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(Reuters) - A new report by the International Atomic Energy Agency (IAEA) is expected to show that Iran has installed more uranium enrichment centrifuges at its Fordow Fuel Enrichment Plant - but that they are not yet being used to refine uranium.
Here is a look at the Fordow plant:
* Iran began building the plant in secret as early as 2006. It was publicly revealed by U.S. President Barack Obama, French President Nicolas Sarkozy and British Prime Minister Gordon Brown in September 2009, shortly after their three countries gave the IAEA evidence of the facility.
* IAEA inspectors first visited the site, 20 km (12 miles) north of the holy city of Qom, in October 2009 to verify design data provided by Iran.
- They confirmed it was designed to run with around 3,000 centrifuges, Iran saying the machines might be a more advanced type than it had used before. These could enrich uranium two to three times faster than Iran had done so far, experts said.
- The Institute for Science and International Security (ISIS) has assessed that a fully equipped facility this size would give Iran the capability to secretly make enough weapon grade uranium for one bomb in less than a year. If Iran used 3.5 percent enriched uranium as feedstock, it could make enough weapon grade uranium for a bomb in even less time.
* The plant was built to house a total of 16 cascades, each of 174 enrichment centrifuges, ie a total of roughly 2,800 machines. So far, four cascades are operating (in two pairs) to produce 20 percent enriched uranium.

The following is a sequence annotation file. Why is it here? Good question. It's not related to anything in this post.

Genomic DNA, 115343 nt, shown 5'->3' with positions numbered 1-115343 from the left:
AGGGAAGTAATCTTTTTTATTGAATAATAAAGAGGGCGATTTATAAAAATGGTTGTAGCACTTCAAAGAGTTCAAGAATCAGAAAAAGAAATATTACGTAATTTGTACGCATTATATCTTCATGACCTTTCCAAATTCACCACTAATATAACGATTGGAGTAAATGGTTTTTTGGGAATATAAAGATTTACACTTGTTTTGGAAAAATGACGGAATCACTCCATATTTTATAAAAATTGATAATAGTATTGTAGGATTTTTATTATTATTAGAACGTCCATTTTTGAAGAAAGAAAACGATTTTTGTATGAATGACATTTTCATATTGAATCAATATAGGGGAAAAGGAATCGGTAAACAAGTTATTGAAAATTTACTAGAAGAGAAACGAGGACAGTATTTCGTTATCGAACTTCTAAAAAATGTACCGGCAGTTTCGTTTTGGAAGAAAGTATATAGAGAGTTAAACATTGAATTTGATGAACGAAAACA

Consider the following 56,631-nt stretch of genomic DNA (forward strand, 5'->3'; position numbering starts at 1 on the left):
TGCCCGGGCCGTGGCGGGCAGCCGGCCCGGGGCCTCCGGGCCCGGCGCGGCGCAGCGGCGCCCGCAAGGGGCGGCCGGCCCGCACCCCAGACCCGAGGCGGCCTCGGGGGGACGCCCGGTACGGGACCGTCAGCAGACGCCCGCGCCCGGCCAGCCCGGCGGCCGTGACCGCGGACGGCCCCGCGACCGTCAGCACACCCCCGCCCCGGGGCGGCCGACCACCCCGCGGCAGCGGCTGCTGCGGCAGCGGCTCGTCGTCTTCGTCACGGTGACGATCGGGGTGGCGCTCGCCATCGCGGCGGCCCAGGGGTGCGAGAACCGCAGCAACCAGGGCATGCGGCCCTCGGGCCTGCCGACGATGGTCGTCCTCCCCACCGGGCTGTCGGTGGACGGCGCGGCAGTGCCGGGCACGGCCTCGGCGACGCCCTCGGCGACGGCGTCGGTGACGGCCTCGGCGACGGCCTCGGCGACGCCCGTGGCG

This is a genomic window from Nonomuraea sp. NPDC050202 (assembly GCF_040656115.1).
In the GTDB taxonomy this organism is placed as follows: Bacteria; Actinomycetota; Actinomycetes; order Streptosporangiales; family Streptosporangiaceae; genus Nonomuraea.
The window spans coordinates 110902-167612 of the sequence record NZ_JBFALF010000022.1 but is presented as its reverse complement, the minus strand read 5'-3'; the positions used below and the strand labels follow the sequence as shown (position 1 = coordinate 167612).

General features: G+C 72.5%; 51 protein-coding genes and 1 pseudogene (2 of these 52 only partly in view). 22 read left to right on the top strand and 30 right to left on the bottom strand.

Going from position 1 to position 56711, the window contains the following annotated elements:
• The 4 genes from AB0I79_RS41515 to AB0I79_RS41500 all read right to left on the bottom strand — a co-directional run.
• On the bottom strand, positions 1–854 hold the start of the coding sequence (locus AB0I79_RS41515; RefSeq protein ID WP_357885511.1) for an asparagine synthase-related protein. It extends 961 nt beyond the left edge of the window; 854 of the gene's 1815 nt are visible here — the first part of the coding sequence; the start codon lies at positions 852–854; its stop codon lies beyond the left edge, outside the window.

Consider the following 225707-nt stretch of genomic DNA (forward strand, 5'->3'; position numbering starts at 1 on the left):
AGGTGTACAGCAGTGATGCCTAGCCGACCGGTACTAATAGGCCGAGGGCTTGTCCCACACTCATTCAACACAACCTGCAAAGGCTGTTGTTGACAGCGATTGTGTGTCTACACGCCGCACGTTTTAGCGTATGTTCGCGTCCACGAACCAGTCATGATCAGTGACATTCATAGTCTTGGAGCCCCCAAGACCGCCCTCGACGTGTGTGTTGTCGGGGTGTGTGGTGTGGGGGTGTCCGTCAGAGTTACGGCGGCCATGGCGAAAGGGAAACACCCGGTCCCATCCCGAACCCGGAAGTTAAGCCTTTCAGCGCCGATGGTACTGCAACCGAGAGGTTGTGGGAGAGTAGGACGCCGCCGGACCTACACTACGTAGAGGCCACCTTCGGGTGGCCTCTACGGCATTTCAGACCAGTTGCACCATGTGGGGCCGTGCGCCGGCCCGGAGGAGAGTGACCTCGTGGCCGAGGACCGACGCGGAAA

- Between December 14, 2011, when the first set started production and February 17, 2012, these sets of cascades produced about 13.8 kg of the 20 percent material.
- ISIS said in a report in February that Iran was being ambiguous over the number of centrifuges at Fordow that would make 20 percent uranium. ISIS said Iran was signaling that it intended to fully outfit the plant with centrifuges, despite having no credible civilian need for the refined uranium that these machines would produce.
* In November 2009, the IAEA's 35-nation governing board censured Iran for developing the plant in secret and demanded Iran freeze the project. Iran rejected the demand.
- Earlier this month, Iran again said it would never suspend its uranium enrichment program and saw no reason to close the Fordow underground site, making clear Tehran's red lines in nuclear talks with world powers.
For an Interactive look at Iran's Nuclear Program
please click on link.reuters.com/gad76r
Reporting by David Cutler, London Editorial Reference Unit